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Towards a Model of Critical Gamification: Writing Games, Rules Deployment, and Real World Success
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Towards a Model of Critical Gamification: Writing Games, Rules Deployment, and Real World Success

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My presentation for the annual Conference on College Composition and Communication (http://www.ncte.org/cccc/) on the gamification (or the process of making things more game-like) of classrooms.

My presentation for the annual Conference on College Composition and Communication (http://www.ncte.org/cccc/) on the gamification (or the process of making things more game-like) of classrooms.

Published in Education
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  • 1. TOWARDS A MODEL OF CRITICAL GAMIFICATION: WRITING GAMES, RULES DEPLOYMENT, AND REAL WORLD SUCCESS Guiseppe Getto gettog@ecu.edu Nathan Franklin nfinitum.nathan@gmail.com
  • 2. What We’ll Cover  What we mean by writing games  iFixit’s writing game  Towards a model of critical gamification  Implications
  • 3. Writing Games  Definition  A problem-solving activity [involving writing], approached with a playful attitude – Schell 2008
  • 4. Writing Games, 2  Rules deployment  Gamesfacilitate human contact, are enjoyable, use rules to create problems for people to solve, and engage creativity - Radoff 2011  The closer you get to this with rules you build, the better  Thus rules deployment in writing games should be rhetorical (e.g. critical, epistemological, persuasive)
  • 5. iFixit’s Writing Game  TheTechnicalWriting Project (http://edu.ifixit.com/)  Free devices and tool kits shipped to technical writing instructors  Teaching and technical support  Students create real documentation for the repair of devices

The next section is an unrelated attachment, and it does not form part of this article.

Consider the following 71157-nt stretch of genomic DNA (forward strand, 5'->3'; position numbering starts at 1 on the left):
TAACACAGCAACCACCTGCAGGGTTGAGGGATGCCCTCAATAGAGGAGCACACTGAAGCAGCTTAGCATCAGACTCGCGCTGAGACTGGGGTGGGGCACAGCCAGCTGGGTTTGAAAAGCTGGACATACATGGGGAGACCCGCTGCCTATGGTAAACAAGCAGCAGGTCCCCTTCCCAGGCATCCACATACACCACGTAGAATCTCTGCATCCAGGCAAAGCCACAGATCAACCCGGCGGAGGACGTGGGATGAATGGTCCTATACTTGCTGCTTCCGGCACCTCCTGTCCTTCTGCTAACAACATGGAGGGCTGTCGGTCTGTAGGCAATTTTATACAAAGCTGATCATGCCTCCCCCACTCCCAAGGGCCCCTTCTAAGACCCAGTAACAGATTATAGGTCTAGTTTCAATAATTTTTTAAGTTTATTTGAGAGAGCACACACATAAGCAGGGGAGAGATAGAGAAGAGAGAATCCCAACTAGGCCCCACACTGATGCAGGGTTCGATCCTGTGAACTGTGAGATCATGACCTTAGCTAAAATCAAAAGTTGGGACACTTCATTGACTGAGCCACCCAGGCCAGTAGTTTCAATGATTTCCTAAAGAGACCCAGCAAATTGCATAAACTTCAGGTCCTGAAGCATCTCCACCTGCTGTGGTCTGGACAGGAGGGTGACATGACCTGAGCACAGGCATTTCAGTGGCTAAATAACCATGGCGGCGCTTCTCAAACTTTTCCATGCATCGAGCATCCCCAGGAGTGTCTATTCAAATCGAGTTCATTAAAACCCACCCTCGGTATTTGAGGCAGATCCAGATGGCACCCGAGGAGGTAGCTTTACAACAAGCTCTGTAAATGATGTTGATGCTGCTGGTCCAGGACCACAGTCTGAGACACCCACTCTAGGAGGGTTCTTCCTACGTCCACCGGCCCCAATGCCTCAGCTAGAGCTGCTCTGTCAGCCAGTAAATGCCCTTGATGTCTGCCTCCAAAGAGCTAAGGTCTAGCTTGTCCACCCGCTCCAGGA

• 6. iFixit’s Writing Game, 2
  • 7. iFixit’s Writing Game, 3
  • 8. iFixit’s Writing Game, 4
  • 9. iFixit’s Writing Game, 5
  • 10. iFixit’s Writing Game, 6
  • 11. iFixit’s Writing Game, 7
  • 12. iFixit’s Writing Game, 8
  • 13. Critical Gamification  Some problems with gaming theory  “Gamification is bullshit” - Bogost 2011  E.g., you can’t gamify anything that isn’t already a game  But this essentializes a “game” as something that is a priori designated as a game, and rules out everything else  So, because iFixit labels theirTechnical Writing Project a “project,” can it never be a game?  Isn’t there more than one way for something to be a game?
  • 14. Critical Gamification, 2  Some problems with gaming theory, 2  Definitions of games are too facile and don’t discriminate between different types of games  Immersive  Mobile vs. online vs. offline  Social networks vs. individual  Competitive vs. casual  Micro games vs. large-scale games  Gamified professional environments like classrooms
  • 15. Critical Gamification, 3  Some problems with gaming theory, 3  We don’t have enough empirical research on gamification to say definitively if it works or not  We know people like games  Thus folks are busing gamifying things on the assumption people will like them more  We need comparative studies between gamified situations and non-gamified situations
  • 16. Critical Gamification, 4  Some problems with gaming theory, 4  Gaming studies uses “correlationism” to define what is and is not a game  Correlationism = saying there is an a priori arrangement for all possible networks - Meillassoux2009  The response is “contingency”  Network arrangements are always already contingent on the specific arrangement of both human and nonhuman actors that emerge within a given network - Latour 2005, Bennett 2009
  • 17. Critical Gamification, 5  Some attempted solutions  More empirical research on gamification!  An open question: can gamification be critical? Meaning:  Used rhetorically, but ethically - Rickert 2013  Used democratically rather than as a marketing ploy - Reeves and Read 2009, Chatfield 2010, Radoff 2011  Viewed as a way to change the ways actors relate to one another within a given network
  • 18. Critical Gamification, 6  iFixit’sTechnicalWriting Projectis a “social experience game” (or an experience that uses game-like features to enhance engagement)- Radoff 2011  Successful rules deployment  Turns technical documentation into a more social and more enjoyable experience  Engages writers in “structured creativity” - Radoff 2011  Real world problems, e.g. new knowledge will be democratically negotiated with other users  Thousands of engaged users from all over the world
  • 19. Implications  Certainly, not everything is a game  Perhaps elements of games can be used critically for teaching and other forms of professional engagement  Need more research!  This critical gamification must be rhetorical, ethical, and based in the contingencies of specific networks